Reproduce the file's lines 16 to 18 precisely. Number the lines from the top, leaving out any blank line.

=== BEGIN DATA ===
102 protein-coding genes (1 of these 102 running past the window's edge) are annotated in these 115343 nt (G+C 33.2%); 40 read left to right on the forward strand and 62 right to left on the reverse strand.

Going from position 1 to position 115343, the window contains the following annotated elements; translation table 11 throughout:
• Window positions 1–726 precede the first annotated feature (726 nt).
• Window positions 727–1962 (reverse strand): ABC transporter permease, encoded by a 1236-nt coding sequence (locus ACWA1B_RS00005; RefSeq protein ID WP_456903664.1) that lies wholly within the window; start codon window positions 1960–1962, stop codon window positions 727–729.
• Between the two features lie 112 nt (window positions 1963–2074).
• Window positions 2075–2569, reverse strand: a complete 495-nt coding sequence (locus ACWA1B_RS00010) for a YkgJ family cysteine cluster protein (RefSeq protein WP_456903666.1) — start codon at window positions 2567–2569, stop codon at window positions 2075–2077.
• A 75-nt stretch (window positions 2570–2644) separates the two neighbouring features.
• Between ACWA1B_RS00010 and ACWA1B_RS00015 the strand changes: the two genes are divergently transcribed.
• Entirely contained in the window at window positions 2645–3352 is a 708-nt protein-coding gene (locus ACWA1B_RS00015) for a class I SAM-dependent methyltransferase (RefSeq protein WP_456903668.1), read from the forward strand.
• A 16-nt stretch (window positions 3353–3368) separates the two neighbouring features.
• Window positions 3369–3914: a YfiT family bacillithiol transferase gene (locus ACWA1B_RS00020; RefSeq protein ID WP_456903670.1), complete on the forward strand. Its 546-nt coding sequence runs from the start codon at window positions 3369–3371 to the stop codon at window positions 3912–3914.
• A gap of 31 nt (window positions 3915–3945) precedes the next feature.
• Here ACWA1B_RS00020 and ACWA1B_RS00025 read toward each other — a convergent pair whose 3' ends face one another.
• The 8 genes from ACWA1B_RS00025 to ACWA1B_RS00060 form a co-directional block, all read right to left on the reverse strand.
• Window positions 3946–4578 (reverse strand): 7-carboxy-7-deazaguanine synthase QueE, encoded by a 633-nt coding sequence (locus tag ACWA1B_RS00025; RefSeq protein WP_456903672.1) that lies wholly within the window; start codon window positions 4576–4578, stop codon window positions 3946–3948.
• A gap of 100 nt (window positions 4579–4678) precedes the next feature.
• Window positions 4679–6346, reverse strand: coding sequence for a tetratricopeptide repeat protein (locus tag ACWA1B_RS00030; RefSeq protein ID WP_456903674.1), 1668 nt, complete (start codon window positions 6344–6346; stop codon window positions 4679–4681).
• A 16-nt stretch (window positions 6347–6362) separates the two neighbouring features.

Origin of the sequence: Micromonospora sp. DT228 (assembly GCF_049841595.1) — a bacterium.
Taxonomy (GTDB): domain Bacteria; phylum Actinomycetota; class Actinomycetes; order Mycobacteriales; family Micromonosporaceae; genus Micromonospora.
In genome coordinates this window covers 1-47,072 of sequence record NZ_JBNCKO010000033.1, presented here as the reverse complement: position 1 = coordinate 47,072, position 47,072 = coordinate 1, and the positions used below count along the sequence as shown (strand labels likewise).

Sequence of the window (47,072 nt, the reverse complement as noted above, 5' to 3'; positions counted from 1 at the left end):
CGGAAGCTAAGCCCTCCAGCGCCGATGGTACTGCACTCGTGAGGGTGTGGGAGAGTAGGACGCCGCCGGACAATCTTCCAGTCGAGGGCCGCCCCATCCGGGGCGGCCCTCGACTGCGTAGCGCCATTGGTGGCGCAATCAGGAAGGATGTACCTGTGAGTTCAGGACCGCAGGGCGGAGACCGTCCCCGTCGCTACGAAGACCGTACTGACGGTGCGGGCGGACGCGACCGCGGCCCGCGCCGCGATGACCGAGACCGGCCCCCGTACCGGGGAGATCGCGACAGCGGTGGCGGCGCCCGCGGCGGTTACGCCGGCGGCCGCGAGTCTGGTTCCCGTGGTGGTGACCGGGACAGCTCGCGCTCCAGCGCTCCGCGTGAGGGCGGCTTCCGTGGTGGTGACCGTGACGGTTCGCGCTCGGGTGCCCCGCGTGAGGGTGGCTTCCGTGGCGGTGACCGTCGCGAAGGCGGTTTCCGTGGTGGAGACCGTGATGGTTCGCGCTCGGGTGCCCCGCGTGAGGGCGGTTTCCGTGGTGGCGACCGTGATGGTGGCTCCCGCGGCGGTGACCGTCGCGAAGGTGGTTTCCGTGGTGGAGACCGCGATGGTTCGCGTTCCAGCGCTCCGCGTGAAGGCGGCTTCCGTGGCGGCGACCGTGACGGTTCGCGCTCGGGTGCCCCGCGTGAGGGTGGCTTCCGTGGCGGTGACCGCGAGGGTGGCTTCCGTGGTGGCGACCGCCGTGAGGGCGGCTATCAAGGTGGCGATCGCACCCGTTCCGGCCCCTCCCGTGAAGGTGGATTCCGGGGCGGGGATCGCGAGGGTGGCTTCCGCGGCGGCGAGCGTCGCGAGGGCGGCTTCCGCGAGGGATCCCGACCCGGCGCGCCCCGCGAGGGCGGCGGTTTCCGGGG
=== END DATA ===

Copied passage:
• A gap of 100 nt (window positions 4579–4678) precedes the next feature.
• Window positions 4679–6346, reverse strand: coding sequence for a tetratricopeptide repeat protein (locus tag ACWA1B_RS00030; RefSeq protein ID WP_456903674.1), 1668 nt, complete (start codon window positions 6344–6346; stop codon window positions 4679–4681).
• A 16-nt stretch (window positions 6347–6362) separates the two neighbouring features.